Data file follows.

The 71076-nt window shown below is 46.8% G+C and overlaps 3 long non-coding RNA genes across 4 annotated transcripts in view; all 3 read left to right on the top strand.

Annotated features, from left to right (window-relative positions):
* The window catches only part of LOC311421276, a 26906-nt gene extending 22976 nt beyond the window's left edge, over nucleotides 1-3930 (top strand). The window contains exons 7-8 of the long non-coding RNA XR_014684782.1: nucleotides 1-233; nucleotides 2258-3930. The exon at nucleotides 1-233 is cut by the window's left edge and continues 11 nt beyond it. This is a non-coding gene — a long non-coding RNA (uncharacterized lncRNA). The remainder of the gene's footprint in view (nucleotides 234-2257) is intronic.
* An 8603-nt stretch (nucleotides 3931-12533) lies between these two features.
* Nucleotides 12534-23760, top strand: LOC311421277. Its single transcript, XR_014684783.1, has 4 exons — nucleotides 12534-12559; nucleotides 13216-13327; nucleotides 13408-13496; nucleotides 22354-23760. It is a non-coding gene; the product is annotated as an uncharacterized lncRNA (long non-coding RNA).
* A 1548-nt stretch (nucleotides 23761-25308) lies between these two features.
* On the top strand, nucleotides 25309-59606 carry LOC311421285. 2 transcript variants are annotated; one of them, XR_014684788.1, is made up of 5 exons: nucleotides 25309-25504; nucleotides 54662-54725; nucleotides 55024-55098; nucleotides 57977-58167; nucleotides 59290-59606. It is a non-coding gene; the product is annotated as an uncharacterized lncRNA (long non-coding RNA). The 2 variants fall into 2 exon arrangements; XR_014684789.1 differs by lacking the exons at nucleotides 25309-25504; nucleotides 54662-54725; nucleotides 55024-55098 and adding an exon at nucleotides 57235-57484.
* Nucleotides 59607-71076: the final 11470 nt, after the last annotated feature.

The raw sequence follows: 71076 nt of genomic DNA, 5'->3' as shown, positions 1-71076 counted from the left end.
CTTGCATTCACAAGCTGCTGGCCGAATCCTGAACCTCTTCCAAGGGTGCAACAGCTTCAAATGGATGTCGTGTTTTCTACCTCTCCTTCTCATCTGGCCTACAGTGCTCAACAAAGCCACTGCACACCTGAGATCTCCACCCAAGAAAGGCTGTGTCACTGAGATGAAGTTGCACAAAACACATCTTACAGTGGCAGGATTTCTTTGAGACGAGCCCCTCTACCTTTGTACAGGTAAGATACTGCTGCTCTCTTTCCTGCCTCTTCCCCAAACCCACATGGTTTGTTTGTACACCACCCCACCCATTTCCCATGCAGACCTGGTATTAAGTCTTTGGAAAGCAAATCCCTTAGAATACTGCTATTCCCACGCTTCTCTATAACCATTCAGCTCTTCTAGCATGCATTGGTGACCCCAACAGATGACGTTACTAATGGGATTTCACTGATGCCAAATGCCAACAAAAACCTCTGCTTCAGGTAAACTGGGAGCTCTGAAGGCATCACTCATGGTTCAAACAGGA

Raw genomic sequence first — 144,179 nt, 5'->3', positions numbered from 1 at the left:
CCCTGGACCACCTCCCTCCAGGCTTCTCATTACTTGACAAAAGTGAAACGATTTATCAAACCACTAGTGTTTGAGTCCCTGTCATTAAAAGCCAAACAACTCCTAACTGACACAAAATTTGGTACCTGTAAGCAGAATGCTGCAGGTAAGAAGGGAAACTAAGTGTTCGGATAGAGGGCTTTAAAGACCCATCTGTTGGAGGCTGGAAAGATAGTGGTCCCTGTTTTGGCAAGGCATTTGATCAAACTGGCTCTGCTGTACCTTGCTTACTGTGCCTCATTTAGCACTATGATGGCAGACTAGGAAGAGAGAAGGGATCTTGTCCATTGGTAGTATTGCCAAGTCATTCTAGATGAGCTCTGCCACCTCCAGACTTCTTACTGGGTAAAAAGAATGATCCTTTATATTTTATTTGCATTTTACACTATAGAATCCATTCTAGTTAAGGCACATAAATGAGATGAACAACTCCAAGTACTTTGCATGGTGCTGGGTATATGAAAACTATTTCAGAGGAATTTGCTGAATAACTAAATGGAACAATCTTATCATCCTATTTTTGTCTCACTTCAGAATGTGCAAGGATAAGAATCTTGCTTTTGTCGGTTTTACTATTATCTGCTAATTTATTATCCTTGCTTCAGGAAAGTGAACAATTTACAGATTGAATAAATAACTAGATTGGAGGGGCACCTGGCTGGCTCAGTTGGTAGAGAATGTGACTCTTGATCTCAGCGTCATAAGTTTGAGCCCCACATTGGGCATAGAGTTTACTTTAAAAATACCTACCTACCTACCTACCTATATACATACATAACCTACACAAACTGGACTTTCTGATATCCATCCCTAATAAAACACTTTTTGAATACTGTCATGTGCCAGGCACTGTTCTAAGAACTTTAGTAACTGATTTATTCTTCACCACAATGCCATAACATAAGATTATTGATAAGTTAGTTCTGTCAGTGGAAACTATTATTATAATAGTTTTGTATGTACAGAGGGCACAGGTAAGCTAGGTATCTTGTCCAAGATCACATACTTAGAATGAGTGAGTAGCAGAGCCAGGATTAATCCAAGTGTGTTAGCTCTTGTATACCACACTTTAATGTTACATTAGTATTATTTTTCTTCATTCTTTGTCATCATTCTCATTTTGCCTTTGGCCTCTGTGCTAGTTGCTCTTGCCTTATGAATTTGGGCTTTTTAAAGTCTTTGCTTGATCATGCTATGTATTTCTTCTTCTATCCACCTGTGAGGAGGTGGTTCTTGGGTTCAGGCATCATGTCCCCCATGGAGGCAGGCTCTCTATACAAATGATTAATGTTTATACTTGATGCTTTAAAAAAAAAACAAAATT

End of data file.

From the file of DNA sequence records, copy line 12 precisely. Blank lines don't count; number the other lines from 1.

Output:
CCCTGGACCACCTCCCTCCAGGCTTCTCATTACTTGACAAAAGTGAAACGATTTATCAAACCACTAGTGTTTGAGTCCCTGTCATTAAAAGCCAAACAACTCCTAACTGACACAAAATTTGGTACCTGTAAGCAGAATGCTGCAGGTAAGAAGGGAAACTAAGTGTTCGGATAGAGGGCTTTAAAGACCCATCTGTTGGAGGCTGGAAAGATAGTGGTCCCTGTTTTGGCAAGGCATTTGATCAAACTGGCTCTGCTGTACCTTGCTTACTGTGCCTCATTTAGCACTATGATGGCAGACTAGGAAGAGAGAAGGGATCTTGTCCATTGGTAGTATTGCCAAGTCATTCTAGATGAGCTCTGCCACCTCCAGACTTCTTACTGGGTAAAAAGAATGATCCTTTATATTTTATTTGCATTTTACACTATAGAATCCATTCTAGTTAAGGCACATAAATGAGATGAACAACTCCAAGTACTTTGCATGGTGCTGGGTATATGAAAACTATTTCAGAGGAATTTGCTGAATAACTAAATGGAACAATCTTATCATCCTATTTTTGTCTCACTTCAGAATGTGCAAGGATAAGAATCTTGCTTTTGTCGGTTTTACTATTATCTGCTAATTTATTATCCTTGCTTCAGGAAAGTGAACAATTTACAGATTGAATAAATAACTAGATTGGAGGGGCACCTGGCTGGCTCAGTTGGTAGAGAATGTGACTCTTGATCTCAGCGTCATAAGTTTGAGCCCCACATTGGGCATAGAGTTTACTTTAAAAATACCTACCTACCTACCTACCTATATACATACATAACCTACACAAACTGGACTTTCTGATATCCATCCCTAATAAAACACTTTTTGAATACTGTCATGTGCCAGGCACTGTTCTAAGAACTTTAGTAACTGATTTATTCTTCACCACAATGCCATAACATAAGATTATTGATAAGTTAGTTCTGTCAGTGGAAACTATTATTATAATAGTTTTGTATGTACAGAGGGCACAGGTAAGCTAGGTATCTTGTCCAAGATCACATACTTAGAATGAGTGAGTAGCAGAGCCAGGATTAATCCAAGTGTGTTAGCTCTTGTATACCACACTTTAATGTTACATTAGTATTATTTTTCTTCATTCTTTGTCATCATTCTCATTTTGCCTTTGGCCTCTGTGCTAGTTGCTCTTGCCTTATGAATTTGGGCTTTTTAAAGTCTTTGCTTGATCATGCTATGTATTTCTTCTTCTATCCACCTGTGAGGAGGTGGTTCTTGGGTTCAGGCATCATGTCCCCCATGGAGGCAGGCTCTCTATACAAATGATTAATGTTTATACTTGATGCTTTAAAAAAAAAACAAAATT